At least two female scientists have responded with a mix of boredom and gagging at the latest set of articles proclaiming that boys are better than girls at science and math. Upon the occasion of the US House of Representatives passing a law called "Fulfilling the potential of women in academic science and engineering," the New York Times' John Tierney took the opportunity to ask if we should discuss new studies that claim to validate the idea that there is a difference in science aptitude that is intrinsic to the sexes. And in May, the Daily Mail Online featured an article by Professor Richard Lynn, who wrote, "One of the main reasons why there are not more female science professors or chief executives or cabinet ministers is that, on average, men are more intelligent than women."
"Yawn, yawn, and yawn again," replies DrdrA at Blue Lab Coats in response to Tierney's article, which she says is a topic that has been done to death. And to Lynn's article, she says, "Puke, puke, and puke again" -- especially to his assertion that the article is predicated on a lifetime of research and that his "explanation" will most likely produce "howls of feminist outrage."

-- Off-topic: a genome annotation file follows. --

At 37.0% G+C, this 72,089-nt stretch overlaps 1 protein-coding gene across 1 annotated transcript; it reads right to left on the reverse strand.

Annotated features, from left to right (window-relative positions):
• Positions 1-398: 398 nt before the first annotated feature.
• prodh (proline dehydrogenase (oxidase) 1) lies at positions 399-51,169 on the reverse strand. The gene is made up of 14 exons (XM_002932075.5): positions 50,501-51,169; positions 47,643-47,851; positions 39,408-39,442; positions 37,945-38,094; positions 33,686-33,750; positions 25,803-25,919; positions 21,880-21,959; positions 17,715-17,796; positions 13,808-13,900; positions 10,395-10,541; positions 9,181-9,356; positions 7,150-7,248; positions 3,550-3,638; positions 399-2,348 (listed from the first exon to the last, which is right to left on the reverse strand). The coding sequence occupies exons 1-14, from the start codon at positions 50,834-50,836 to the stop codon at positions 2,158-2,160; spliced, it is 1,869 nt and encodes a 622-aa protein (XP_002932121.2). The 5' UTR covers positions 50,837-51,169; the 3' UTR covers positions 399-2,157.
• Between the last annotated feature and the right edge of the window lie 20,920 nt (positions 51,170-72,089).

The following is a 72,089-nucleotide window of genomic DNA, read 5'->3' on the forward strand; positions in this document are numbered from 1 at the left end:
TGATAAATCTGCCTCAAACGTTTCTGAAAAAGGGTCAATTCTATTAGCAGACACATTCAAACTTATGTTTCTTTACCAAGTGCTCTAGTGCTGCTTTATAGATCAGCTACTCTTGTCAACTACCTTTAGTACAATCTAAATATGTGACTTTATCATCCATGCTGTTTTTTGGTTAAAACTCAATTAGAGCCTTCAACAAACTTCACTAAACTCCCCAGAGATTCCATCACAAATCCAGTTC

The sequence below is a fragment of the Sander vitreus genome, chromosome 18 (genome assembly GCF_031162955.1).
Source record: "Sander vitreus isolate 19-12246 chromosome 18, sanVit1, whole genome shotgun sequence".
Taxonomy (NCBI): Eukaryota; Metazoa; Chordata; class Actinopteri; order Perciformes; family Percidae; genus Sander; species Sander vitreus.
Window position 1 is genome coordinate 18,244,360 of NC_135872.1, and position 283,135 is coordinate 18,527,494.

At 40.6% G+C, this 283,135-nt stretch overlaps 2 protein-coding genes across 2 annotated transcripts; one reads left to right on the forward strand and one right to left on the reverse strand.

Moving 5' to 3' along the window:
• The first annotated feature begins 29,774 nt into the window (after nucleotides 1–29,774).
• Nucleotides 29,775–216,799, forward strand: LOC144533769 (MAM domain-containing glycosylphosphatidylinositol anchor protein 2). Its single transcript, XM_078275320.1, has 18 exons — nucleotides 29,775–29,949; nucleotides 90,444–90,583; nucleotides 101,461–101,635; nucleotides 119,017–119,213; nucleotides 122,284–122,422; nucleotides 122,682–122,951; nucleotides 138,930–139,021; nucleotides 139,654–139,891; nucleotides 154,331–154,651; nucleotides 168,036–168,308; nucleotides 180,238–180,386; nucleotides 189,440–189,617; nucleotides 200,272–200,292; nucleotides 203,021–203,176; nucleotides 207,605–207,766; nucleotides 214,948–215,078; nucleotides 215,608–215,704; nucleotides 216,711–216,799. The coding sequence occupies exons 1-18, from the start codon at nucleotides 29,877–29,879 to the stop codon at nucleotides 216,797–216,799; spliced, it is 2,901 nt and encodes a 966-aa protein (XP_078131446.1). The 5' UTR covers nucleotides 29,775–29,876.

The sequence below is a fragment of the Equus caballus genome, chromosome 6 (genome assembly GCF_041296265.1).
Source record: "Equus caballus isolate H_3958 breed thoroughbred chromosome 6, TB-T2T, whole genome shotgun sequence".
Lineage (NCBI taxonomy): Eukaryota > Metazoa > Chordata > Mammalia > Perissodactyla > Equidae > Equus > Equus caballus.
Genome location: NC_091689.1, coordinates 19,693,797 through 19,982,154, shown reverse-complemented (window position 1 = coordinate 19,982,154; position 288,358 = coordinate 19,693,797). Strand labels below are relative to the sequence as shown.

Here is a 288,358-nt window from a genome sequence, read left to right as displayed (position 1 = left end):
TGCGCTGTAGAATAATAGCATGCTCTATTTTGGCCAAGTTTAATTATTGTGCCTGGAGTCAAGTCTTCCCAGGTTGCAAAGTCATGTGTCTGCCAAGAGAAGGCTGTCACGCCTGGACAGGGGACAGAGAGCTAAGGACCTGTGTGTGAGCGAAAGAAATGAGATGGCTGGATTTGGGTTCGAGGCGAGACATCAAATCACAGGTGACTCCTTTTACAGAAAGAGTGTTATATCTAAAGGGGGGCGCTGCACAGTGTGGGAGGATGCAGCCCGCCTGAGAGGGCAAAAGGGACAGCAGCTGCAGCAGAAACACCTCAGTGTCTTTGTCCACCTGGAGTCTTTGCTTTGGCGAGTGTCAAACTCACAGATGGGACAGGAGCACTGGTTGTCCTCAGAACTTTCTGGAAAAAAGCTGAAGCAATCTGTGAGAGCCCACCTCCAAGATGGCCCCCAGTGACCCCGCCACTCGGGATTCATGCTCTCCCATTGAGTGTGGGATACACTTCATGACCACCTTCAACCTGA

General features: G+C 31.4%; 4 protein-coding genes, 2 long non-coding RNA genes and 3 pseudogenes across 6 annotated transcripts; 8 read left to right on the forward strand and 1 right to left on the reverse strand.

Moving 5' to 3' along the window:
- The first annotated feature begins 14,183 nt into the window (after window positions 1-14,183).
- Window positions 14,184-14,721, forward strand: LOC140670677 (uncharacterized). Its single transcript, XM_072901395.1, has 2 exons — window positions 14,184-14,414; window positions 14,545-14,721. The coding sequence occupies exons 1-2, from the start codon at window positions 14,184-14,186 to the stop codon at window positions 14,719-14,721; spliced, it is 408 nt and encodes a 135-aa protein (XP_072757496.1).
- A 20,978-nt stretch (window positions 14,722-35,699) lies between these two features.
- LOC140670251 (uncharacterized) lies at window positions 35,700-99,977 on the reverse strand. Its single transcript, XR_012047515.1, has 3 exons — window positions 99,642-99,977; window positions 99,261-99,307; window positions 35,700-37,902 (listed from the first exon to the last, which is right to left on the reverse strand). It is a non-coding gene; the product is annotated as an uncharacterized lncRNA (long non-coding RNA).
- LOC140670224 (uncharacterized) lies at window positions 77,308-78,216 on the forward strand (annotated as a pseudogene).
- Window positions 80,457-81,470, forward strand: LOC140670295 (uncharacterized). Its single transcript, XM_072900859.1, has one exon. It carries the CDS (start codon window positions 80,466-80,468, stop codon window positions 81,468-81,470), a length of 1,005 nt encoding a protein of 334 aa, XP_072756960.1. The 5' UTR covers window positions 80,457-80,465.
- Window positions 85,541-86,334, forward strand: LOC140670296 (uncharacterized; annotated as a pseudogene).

And Isis the Scientist, at the On Becoming a Domestic and Laboratory Goddess blog, says much the same thing: "Dr. Isis is bored to tears with John Tierney … And I do mean booooooooooored, little darlings." But since Tierney has rehashed the subject, Isis says she might as well respond. For one thing, she says, Tierney clearly ignores studies done outside the US, in countries with more equality between the genders, that show the divide disappearing. In Iceland, girls are better than boys at math and science, and Japanese girls are not only better than their male counterparts, but they also outperform American boys in those areas. "Maybe in his next column Tierney will argue some type of evolutionary difference between the boys and girls in these other countries and American boys and girls," Isis says. What needs to change isn't female aptitude to science and math, she adds, but outdated thinking and cultural attitudes that teach women they're doing something wrong by pursuing demanding careers.